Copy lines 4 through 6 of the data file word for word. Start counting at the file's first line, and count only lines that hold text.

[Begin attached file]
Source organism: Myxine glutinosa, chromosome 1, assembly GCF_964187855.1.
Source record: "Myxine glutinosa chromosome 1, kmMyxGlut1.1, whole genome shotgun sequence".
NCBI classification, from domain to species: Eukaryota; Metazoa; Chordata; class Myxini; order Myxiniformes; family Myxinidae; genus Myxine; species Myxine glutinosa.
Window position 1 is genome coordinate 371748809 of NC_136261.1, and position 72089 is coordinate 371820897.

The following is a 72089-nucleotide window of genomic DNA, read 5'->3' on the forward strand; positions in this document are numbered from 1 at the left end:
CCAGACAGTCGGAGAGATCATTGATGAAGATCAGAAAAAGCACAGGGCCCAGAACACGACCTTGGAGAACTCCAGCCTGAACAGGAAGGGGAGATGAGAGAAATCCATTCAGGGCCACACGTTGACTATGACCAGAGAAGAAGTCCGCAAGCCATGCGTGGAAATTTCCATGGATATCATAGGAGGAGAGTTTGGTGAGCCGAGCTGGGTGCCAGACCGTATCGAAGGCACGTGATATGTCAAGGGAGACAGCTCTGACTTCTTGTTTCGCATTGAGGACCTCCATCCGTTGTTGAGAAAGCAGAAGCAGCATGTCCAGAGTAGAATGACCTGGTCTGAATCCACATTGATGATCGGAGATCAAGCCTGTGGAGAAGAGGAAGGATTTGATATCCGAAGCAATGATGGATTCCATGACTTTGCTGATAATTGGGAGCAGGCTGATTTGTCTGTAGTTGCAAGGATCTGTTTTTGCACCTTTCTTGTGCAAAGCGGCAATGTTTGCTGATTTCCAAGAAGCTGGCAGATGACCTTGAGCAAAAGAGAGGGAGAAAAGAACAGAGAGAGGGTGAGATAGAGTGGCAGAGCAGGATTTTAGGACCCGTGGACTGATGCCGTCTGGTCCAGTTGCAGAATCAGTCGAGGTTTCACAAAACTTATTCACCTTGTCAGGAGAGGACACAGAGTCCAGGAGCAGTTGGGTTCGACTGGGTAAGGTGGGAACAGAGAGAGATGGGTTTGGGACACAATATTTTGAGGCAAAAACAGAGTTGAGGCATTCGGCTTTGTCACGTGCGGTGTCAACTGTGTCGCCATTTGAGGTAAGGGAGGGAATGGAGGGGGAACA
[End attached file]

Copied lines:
Window position 1 is genome coordinate 371748809 of NC_136261.1, and position 72089 is coordinate 371820897.

The following is a 72089-nucleotide window of genomic DNA, read 5'->3' on the forward strand; positions in this document are numbered from 1 at the left end:
CCAGACAGTCGGAGAGATCATTGATGAAGATCAGAAAAAGCACAGGGCCCAGAACACGACCTTGGAGAACTCCAGCCTGAACAGGAAGGGGAGATGAGAGAAATCCATTCAGGGCCACACGTTGACTATGACCAGAGAAGAAGTCCGCAAGCCATGCGTGGAAATTTCCATGGATATCATAGGAGGAGAGTTTGGTGAGCCGAGCTGGGTGCCAGACCGTATCGAAGGCACGTGATATGTCAAGGGAGACAGCTCTGACTTCTTGTTTCGCATTGAGGACCTCCATCCGTTGTTGAGAAAGCAGAAGCAGCATGTCCAGAGTAGAATGACCTGGTCTGAATCCACATTGATGATCGGAGATCAAGCCTGTGGAGAAGAGGAAGGATTTGATATCCGAAGCAATGATGGATTCCATGACTTTGCTGATAATTGGGAGCAGGCTGATTTGTCTGTAGTTGCAAGGATCTGTTTTTGCACCTTTCTTGTGCAAAGCGGCAATGTTTGCTGATTTCCAAGAAGCTGGCAGATGACCTTGAGCAAAAGAGAGGGAGAAAAGAACAGAGAGAGGGTGAGATAGAGTGGCAGAGCAGGATTTTAGGACCCGTGGACTGATGCCGTCTGGTCCAGTTGCAGAATCAGTCGAGGTTTCACAAAACTTATTCACCTTGTCAGGAGAGGACACAGAGTCCAGGAGCAGTTGGGTTCGACTGGGTAAGGTGGGAACAGAGAGAGATGGGTTTGGGACACAATATTTTGAGGCAAAAACAGAGTTGAGGCATTCGGCTTTGTCACGTGCGGTGTCAACTGTGTCGCCATTTGAGGTAAGGGAGGGAATGGAGGGGGAACA